The animal perked up her small ears, listening for some thing. Clef knew that horses had good hearing, and presumed unicorns were the same. It occurred to him that a world of magic could have magical dangers and he had no notion how to cope with that sort of thing. Presumably this equine would protect him in much the way Stile’s distaff robot protected him in Proton; still, Clef felt nervous.
Then, abruptly, the unicorn became a petite young woman, wearing a simple black dress and white slippers.
She was small, even smaller than Stile, with lustrous black hair that reminded him of the mane or tail of—
Of course! This was, after all, the same creature, in a different shape. She even had a snub-hom in her forehead, and her shoes somehow resembled hooves, for their slipper tops tied into thick, sturdy soles.
“Stile is getting married,” Neysa said. There was the suggestion of harmonica music in her voice. “I must go there. I will summon a werewolf to guide thee.”
“A werewolf!” Clef exclaimed, horrified.
But the girl was a unicorn again. She blew a loud blast on her horn.
Faintly, there was an answering baying. Now Neysa played a brief harmonica tune. There was a responding yip, much closer. She changed back into the girl. Clef tried to ascertain how she did that, but it was too quick; she seemed simply to phase from one form to the other with no intermediate steps. Perhaps that was why this frame was called Phaze—people phased from one form to an other, or from nudity to attire, or from place to place.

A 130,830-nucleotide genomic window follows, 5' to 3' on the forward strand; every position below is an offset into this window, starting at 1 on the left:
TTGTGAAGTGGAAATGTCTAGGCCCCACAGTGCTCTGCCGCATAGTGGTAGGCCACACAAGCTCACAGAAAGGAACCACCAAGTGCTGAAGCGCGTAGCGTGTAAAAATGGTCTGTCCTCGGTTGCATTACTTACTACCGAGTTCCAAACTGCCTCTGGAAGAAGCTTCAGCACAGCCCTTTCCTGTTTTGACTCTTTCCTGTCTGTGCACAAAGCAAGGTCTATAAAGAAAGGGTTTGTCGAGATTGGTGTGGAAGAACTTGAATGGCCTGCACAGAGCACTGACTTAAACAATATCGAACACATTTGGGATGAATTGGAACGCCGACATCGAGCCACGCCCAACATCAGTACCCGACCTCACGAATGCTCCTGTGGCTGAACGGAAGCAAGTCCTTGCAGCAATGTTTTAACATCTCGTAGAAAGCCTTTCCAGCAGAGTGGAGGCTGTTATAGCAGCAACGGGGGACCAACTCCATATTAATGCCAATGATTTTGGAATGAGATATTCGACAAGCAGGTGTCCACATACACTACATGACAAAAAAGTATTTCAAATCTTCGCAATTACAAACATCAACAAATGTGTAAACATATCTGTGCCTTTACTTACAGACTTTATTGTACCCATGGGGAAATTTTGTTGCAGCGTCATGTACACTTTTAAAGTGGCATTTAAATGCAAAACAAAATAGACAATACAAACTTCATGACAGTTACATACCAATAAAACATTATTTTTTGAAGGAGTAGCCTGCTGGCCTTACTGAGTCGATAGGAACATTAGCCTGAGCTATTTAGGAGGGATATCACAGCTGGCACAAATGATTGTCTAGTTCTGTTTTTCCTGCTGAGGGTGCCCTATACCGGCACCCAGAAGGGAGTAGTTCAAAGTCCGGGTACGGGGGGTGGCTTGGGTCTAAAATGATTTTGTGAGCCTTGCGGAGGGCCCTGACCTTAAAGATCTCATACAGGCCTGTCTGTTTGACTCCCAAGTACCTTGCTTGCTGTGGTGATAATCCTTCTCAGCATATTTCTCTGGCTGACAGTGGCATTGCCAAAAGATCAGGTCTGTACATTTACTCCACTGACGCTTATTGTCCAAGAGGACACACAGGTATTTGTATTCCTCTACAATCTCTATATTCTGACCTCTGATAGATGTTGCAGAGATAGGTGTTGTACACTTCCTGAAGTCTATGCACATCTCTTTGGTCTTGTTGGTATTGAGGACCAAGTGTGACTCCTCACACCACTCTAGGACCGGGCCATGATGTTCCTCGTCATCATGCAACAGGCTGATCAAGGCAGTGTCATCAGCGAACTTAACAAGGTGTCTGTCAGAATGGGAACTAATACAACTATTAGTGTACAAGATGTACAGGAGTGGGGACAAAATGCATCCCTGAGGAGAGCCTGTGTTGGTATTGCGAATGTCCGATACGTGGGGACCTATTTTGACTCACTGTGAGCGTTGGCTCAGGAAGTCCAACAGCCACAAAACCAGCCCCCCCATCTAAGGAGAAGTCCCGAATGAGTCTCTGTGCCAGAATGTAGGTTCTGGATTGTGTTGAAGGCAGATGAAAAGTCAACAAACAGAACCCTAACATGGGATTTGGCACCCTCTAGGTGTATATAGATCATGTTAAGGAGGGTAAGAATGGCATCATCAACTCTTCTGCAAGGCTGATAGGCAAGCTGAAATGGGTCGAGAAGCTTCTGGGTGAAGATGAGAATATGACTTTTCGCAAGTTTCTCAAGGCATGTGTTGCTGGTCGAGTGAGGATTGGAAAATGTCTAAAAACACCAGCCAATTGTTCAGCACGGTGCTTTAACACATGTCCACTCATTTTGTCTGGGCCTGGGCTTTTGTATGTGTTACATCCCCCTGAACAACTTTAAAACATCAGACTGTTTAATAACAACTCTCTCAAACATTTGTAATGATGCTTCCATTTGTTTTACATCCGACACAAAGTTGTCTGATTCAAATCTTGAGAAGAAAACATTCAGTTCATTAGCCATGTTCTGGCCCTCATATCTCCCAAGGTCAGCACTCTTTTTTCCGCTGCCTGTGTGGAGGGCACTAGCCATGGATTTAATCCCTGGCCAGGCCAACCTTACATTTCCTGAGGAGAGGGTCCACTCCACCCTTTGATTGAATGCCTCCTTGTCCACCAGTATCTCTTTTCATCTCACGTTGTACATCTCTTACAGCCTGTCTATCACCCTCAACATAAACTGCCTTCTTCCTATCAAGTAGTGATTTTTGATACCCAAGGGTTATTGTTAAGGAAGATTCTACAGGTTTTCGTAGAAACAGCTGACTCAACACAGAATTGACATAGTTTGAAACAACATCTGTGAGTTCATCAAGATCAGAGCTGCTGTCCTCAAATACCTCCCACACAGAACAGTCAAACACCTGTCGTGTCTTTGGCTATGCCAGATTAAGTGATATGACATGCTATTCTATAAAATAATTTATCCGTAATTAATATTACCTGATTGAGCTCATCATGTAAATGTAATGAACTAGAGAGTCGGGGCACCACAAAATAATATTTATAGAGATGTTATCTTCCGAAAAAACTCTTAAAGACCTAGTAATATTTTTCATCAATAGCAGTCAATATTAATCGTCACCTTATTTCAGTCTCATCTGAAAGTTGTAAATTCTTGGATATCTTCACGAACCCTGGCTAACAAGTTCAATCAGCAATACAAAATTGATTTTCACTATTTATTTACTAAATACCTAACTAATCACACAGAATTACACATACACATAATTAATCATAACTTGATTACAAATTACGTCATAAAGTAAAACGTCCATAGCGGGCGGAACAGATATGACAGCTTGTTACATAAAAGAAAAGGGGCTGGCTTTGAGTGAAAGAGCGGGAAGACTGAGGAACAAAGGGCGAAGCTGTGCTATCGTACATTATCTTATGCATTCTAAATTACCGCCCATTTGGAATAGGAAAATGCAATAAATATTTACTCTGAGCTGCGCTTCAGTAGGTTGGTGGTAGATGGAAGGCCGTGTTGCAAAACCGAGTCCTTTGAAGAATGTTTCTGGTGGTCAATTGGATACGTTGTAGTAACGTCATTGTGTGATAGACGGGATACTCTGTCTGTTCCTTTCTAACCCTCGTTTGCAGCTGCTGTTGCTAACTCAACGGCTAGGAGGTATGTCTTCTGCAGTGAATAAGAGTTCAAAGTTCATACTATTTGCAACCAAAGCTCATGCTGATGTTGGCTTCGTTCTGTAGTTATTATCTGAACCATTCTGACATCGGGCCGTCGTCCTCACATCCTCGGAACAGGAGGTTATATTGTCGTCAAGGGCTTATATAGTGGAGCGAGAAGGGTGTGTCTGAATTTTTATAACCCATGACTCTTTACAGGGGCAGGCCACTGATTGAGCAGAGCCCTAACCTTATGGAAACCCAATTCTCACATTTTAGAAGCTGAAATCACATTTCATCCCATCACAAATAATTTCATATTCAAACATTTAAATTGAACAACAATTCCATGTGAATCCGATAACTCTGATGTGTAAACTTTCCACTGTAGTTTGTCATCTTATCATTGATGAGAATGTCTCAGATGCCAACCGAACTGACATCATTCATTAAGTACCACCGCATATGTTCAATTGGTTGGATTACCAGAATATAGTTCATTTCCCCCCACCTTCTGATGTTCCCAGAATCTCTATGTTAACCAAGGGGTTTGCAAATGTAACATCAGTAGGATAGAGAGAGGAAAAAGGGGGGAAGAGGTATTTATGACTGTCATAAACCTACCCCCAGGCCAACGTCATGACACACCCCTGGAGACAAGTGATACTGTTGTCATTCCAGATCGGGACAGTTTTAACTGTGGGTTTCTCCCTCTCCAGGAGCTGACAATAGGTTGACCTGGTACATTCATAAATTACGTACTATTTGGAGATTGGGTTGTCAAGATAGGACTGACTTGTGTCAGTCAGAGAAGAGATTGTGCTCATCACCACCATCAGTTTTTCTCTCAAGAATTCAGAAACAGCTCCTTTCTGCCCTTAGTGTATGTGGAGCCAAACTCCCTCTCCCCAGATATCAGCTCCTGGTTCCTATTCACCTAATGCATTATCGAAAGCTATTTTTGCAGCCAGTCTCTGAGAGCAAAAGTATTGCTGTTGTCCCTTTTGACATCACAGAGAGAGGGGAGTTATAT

“A bitch is coming,” Neysa said, startling Clef again; he had not expected such a term from so pert a miss. “Fare well.” She changed into a firefly, flashed once, and zoomed away to the north. There seemed to be no conservation of mass here.
A dark shape charged toward him, low and furry, gleaming-eyed and toothed. Clef clutched the Platinum Flute—and suddenly it was a fine rapier. “Will wonders never cease!” he exclaimed. This was a weapon with which he was proficient. He stood awaiting the onslaught of the wolf with enhanced confidence, though he was by no means comfortable. He did not relish the idea of blood shed, even in self-defense.
But the creature drew up short and metamorphosed into a woman. This one was older; in fact, she looked grand motherly.
Clef was catching on to the system. “You—thou art the werewolf the unicorn summoned?”
“Aye. I am the werebitch available, man-creature. I have seen weddings enow; since my old wolf died I care not overmuch to see more. I will guide and guard thee to the Elven Demesnes. Put thou that blade away.”
“It is not a blade; it is a rapier,” Clef said somewhat primly. But now it was neither; it was the Flute again.
“Neysa told you all that in one brief melody?”
“Aye. She was ever economical of speech. What is thy name, man?” the bitch inquired as she walked east.